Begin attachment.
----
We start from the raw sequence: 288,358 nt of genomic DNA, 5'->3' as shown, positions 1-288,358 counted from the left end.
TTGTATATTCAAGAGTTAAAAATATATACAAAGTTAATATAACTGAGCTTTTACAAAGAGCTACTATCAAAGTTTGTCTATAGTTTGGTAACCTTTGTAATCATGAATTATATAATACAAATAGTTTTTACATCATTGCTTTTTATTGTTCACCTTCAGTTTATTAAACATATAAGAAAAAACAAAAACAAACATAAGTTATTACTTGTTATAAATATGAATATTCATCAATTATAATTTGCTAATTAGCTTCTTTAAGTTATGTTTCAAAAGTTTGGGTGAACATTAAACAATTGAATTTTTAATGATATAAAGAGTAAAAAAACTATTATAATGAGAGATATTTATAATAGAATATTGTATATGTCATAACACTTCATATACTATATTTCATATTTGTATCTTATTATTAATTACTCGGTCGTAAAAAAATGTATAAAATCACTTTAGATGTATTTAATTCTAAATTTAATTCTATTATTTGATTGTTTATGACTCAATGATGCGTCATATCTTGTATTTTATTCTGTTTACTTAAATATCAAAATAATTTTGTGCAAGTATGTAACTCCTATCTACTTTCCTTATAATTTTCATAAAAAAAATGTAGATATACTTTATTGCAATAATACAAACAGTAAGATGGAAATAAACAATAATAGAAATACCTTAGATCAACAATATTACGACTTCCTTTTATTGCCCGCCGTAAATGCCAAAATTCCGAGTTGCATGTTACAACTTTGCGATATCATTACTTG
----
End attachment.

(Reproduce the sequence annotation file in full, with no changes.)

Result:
We start from the raw sequence: 288,358 nt of genomic DNA, 5'->3' as shown, positions 1-288,358 counted from the left end.
TTGTATATTCAAGAGTTAAAAATATATACAAAGTTAATATAACTGAGCTTTTACAAAGAGCTACTATCAAAGTTTGTCTATAGTTTGGTAACCTTTGTAATCATGAATTATATAATACAAATAGTTTTTACATCATTGCTTTTTATTGTTCACCTTCAGTTTATTAAACATATAAGAAAAAACAAAAACAAACATAAGTTATTACTTGTTATAAATATGAATATTCATCAATTATAATTTGCTAATTAGCTTCTTTAAGTTATGTTTCAAAAGTTTGGGTGAACATTAAACAATTGAATTTTTAATGATATAAAGAGTAAAAAAACTATTATAATGAGAGATATTTATAATAGAATATTGTATATGTCATAACACTTCATATACTATATTTCATATTTGTATCTTATTATTAATTACTCGGTCGTAAAAAAATGTATAAAATCACTTTAGATGTATTTAATTCTAAATTTAATTCTATTATTTGATTGTTTATGACTCAATGATGCGTCATATCTTGTATTTTATTCTGTTTACTTAAATATCAAAATAATTTTGTGCAAGTATGTAACTCCTATCTACTTTCCTTATAATTTTCATAAAAAAAATGTAGATATACTTTATTGCAATAATACAAACAGTAAGATGGAAATAAACAATAATAGAAATACCTTAGATCAACAATATTACGACTTCCTTTTATTGCCCGCCGTAAATGCCAAAATTCCGAGTTGCATGTTACAACTTTGCGATATCATTACTTG